Tuesday, July 27, 2010

Killingan Coppice again

The fruit are already ripe on the bittersweet (Solanum dulcamara) and here it looks as though the sloe bug (Dolycoris baccarum) centre right is enjoying some of the juice while standing on its head.

20100727 Killingan bittersweet & sloe bug

The plant is toxic to humans and, although quite large quantities have to be eaten before there are any serious effects, it is important not to experiment.  Sloe bugs appear not to be affected.  The stems are said to be sweet when first chewed, but quickly turn bitter hence, I assume, the name dulcamara meaning sweetbitter.

Spear thistles (Cirsium vulgare) are in full bloom now and very attractive to bumble bees.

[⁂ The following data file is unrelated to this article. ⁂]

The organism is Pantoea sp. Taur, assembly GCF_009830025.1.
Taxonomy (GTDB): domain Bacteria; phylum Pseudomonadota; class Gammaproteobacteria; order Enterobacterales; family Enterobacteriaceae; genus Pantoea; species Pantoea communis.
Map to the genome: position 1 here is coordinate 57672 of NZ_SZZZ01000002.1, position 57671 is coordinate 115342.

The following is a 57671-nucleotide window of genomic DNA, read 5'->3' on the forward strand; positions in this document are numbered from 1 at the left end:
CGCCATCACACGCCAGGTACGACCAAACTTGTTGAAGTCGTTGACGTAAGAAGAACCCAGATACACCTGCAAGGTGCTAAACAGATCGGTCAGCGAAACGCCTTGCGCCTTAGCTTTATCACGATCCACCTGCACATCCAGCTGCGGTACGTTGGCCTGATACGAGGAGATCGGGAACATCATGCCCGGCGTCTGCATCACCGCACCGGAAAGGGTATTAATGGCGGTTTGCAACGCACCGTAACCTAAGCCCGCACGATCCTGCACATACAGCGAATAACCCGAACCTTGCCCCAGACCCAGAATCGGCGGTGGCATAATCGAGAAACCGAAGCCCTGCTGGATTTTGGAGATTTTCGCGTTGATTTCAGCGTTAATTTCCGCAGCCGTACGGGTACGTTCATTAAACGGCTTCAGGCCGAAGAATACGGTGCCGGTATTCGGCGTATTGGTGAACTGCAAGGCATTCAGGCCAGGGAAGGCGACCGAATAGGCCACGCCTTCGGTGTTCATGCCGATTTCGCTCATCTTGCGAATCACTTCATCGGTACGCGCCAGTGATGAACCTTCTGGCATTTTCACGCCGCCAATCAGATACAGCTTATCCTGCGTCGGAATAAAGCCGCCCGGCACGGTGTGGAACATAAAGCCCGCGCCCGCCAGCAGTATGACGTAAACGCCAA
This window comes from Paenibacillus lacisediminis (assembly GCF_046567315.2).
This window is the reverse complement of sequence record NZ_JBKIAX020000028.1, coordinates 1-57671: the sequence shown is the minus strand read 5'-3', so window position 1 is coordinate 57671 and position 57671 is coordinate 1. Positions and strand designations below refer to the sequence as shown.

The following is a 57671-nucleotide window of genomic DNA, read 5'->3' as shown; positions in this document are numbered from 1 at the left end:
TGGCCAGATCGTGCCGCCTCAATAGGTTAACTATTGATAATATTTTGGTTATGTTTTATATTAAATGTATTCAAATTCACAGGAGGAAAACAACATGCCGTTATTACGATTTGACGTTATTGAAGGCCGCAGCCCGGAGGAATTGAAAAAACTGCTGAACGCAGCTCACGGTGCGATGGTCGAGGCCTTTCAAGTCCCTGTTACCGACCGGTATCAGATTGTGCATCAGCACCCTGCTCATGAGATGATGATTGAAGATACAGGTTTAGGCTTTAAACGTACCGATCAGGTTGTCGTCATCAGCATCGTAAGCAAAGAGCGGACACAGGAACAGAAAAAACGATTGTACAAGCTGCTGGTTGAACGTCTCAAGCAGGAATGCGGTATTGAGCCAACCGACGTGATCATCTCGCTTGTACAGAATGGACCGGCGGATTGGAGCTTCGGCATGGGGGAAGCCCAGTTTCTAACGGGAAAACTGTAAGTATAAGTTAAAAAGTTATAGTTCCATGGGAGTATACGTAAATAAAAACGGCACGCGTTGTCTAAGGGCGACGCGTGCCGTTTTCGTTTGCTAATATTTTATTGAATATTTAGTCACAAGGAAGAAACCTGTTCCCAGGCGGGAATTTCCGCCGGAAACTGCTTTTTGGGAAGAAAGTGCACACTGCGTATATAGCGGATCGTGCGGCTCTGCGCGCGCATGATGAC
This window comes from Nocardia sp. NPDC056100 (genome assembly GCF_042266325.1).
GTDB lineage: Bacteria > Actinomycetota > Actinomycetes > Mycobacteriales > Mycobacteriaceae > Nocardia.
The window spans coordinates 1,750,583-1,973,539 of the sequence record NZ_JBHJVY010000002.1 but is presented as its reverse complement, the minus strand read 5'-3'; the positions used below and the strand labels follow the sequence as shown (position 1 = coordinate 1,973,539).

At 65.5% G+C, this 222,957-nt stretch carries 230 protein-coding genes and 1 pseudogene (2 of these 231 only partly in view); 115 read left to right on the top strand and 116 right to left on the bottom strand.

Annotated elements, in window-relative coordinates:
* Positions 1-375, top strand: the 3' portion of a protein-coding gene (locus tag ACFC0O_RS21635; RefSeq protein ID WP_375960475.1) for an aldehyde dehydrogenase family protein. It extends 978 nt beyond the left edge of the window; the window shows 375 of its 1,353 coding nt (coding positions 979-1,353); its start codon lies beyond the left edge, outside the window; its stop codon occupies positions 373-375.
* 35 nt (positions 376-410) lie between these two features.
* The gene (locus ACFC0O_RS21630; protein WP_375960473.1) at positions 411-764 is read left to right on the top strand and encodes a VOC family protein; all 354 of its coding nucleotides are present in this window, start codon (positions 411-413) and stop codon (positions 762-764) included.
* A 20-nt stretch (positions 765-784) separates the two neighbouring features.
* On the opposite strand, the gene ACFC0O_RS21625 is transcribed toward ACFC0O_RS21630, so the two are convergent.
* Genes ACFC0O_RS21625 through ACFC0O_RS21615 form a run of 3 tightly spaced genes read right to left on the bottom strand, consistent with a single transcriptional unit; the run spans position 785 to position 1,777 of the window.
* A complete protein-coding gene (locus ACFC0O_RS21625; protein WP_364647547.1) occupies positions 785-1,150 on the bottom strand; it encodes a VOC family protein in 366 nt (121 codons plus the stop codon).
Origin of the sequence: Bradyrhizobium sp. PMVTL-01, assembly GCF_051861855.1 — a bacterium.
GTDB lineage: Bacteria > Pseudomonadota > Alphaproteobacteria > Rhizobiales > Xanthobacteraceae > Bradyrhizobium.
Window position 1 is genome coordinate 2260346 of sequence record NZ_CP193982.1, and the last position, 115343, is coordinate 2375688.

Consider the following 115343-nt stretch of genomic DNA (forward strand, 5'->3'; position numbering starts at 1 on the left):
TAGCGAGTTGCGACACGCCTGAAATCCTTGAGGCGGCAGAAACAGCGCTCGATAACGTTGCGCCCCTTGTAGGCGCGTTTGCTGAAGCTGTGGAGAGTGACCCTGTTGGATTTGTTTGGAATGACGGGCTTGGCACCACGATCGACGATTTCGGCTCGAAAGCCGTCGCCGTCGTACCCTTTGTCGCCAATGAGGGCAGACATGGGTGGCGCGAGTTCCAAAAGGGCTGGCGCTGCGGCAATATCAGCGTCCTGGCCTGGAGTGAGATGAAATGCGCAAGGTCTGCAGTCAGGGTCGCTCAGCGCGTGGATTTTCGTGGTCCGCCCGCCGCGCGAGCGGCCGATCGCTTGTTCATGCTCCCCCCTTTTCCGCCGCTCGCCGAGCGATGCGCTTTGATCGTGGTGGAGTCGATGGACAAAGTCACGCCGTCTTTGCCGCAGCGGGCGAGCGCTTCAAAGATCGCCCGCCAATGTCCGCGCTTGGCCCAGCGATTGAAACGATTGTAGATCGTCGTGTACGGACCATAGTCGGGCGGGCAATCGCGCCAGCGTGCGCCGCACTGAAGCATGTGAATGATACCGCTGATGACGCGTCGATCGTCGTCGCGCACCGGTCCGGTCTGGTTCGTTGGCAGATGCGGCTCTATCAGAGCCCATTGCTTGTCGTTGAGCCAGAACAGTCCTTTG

20100727 BHW & Killingan 016

Another plant doing exceptionally well along the coppice edge in response to higher light levels is upright hedge-parsley (Torilis japonica).

20100727 Killingan Torilis japonica

In Korea seeds of this species are one of the ingredients in the 18 herb concoction called paeng-jo-yeon-nyeon-baek-ja-in-hwan (PJBH for short).  In Oriental medicine PJBH is reckoned to activate brain function, promote memory and lengthen life span.  Might try some if I can find the other 17 ingredients.

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